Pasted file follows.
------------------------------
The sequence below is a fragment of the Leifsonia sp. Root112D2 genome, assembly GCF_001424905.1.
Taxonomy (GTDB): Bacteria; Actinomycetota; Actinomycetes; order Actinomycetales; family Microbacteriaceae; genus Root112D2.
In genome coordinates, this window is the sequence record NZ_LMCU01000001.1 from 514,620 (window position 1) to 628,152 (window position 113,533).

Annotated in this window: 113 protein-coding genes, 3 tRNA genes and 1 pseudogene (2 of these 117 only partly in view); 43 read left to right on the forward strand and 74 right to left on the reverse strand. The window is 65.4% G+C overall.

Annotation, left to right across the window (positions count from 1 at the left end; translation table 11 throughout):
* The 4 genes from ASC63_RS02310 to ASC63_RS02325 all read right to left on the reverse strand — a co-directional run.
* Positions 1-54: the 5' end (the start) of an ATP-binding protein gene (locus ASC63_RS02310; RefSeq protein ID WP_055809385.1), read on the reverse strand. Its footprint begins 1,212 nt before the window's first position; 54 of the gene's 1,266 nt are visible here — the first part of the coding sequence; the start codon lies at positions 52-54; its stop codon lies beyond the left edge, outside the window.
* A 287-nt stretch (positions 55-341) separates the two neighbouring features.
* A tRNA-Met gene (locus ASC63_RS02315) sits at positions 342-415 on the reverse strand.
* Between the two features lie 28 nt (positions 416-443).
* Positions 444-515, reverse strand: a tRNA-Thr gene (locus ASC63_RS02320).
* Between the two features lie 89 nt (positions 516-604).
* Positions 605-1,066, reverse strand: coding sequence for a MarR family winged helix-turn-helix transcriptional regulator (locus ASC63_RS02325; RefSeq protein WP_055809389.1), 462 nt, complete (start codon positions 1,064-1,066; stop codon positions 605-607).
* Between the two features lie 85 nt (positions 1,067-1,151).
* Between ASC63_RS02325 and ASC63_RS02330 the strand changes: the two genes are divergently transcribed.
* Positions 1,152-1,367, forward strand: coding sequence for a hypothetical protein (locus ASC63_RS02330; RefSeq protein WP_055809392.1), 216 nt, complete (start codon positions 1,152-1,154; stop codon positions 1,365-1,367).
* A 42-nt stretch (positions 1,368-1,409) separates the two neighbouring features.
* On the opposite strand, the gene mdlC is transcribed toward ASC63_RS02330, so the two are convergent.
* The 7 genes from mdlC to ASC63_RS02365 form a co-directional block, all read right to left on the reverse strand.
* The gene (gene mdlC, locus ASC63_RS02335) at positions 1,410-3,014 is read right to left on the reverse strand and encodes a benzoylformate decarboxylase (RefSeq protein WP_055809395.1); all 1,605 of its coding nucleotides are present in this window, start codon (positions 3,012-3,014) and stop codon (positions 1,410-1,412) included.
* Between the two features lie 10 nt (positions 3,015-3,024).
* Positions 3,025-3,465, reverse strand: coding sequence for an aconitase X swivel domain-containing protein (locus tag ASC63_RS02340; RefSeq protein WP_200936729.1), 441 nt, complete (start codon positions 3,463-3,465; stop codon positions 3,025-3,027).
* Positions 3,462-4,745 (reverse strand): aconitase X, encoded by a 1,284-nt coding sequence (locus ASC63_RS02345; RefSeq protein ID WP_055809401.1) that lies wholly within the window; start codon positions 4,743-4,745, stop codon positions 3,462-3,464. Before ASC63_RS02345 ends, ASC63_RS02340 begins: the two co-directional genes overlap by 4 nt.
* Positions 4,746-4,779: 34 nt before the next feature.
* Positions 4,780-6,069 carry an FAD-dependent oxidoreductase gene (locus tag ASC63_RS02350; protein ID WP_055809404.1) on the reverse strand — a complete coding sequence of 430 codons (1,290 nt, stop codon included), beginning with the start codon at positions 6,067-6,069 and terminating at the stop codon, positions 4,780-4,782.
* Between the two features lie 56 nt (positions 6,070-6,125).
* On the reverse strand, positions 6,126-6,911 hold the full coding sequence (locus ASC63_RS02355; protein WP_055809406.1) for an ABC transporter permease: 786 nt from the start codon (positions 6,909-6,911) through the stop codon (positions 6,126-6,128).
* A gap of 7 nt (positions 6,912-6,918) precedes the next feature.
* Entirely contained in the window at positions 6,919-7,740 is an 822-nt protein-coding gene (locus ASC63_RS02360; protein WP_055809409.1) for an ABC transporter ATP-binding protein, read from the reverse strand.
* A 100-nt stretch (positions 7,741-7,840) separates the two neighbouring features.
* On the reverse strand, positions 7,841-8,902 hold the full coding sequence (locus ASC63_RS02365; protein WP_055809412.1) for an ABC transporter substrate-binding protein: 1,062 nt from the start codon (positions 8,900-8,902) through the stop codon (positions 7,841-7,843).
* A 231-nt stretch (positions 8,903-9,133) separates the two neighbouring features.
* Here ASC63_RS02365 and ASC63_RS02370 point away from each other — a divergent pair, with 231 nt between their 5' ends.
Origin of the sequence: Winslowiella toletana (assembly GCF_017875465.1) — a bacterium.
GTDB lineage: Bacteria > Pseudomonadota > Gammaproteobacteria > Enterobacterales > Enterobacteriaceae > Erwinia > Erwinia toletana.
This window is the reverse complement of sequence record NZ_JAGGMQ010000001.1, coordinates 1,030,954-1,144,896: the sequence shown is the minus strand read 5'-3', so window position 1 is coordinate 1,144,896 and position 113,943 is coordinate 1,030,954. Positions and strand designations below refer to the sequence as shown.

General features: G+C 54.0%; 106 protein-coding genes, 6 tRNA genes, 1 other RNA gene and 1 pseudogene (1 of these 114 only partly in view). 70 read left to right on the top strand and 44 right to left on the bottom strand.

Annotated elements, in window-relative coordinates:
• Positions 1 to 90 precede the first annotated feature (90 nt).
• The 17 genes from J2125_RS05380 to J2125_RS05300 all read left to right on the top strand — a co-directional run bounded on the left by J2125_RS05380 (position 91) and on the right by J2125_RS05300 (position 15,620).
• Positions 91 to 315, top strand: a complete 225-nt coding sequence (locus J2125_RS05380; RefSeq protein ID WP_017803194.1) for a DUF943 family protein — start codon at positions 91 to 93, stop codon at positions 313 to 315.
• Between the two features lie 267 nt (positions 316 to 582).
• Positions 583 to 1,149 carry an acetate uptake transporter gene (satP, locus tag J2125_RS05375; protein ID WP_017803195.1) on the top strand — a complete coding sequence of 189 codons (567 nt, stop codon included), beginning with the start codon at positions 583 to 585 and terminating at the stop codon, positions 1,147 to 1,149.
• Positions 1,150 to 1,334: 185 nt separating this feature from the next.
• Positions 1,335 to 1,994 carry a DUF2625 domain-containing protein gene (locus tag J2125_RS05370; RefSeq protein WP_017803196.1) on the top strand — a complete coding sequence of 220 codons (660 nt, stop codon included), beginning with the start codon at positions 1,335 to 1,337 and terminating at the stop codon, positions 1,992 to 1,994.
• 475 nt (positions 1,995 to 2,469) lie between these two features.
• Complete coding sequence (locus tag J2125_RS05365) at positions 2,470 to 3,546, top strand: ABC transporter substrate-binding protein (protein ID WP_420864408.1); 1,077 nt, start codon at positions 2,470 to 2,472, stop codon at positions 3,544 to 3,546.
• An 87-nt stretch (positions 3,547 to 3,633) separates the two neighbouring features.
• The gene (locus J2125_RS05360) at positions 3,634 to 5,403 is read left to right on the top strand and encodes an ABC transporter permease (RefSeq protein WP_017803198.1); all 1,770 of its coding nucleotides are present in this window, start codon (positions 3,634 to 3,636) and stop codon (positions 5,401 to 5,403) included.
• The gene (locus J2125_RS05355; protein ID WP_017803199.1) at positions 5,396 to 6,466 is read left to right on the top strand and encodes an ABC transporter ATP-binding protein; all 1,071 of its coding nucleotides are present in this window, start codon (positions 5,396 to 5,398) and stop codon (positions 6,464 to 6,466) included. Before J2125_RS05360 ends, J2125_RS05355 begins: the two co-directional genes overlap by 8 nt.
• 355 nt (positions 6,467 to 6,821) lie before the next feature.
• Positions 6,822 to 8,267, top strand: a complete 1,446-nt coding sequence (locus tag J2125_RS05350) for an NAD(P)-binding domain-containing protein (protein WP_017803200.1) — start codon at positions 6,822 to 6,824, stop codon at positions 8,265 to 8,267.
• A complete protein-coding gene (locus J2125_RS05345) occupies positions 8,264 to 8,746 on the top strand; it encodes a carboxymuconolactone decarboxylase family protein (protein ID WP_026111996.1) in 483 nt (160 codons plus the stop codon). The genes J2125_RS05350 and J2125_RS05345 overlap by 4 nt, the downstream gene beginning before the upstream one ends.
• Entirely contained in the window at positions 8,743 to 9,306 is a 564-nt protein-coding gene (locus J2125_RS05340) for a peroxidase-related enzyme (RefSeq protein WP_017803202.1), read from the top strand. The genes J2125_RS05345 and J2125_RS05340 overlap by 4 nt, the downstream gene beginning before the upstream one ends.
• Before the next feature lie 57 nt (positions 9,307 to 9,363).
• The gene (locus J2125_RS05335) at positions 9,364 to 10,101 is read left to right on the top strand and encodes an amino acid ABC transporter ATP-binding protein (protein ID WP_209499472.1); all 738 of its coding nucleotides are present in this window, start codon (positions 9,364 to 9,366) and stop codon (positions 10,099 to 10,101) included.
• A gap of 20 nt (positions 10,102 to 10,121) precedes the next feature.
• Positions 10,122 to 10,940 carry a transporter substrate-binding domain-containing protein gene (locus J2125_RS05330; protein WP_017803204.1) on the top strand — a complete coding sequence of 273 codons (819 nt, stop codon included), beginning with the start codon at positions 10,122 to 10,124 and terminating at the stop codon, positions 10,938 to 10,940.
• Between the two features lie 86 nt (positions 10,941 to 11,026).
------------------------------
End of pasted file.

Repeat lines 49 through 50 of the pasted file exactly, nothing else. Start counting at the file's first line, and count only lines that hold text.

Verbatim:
• The gene (locus J2125_RS05360) at positions 3,634 to 5,403 is read left to right on the top strand and encodes an ABC transporter permease (RefSeq protein WP_017803198.1); all 1,770 of its coding nucleotides are present in this window, start codon (positions 3,634 to 3,636) and stop codon (positions 5,401 to 5,403) included.
• The gene (locus J2125_RS05355; protein ID WP_017803199.1) at positions 5,396 to 6,466 is read left to right on the top strand and encodes an ABC transporter ATP-binding protein; all 1,071 of its coding nucleotides are present in this window, start codon (positions 5,396 to 5,398) and stop codon (positions 6,464 to 6,466) included. Before J2125_RS05360 ends, J2125_RS05355 begins: the two co-directional genes overlap by 8 nt.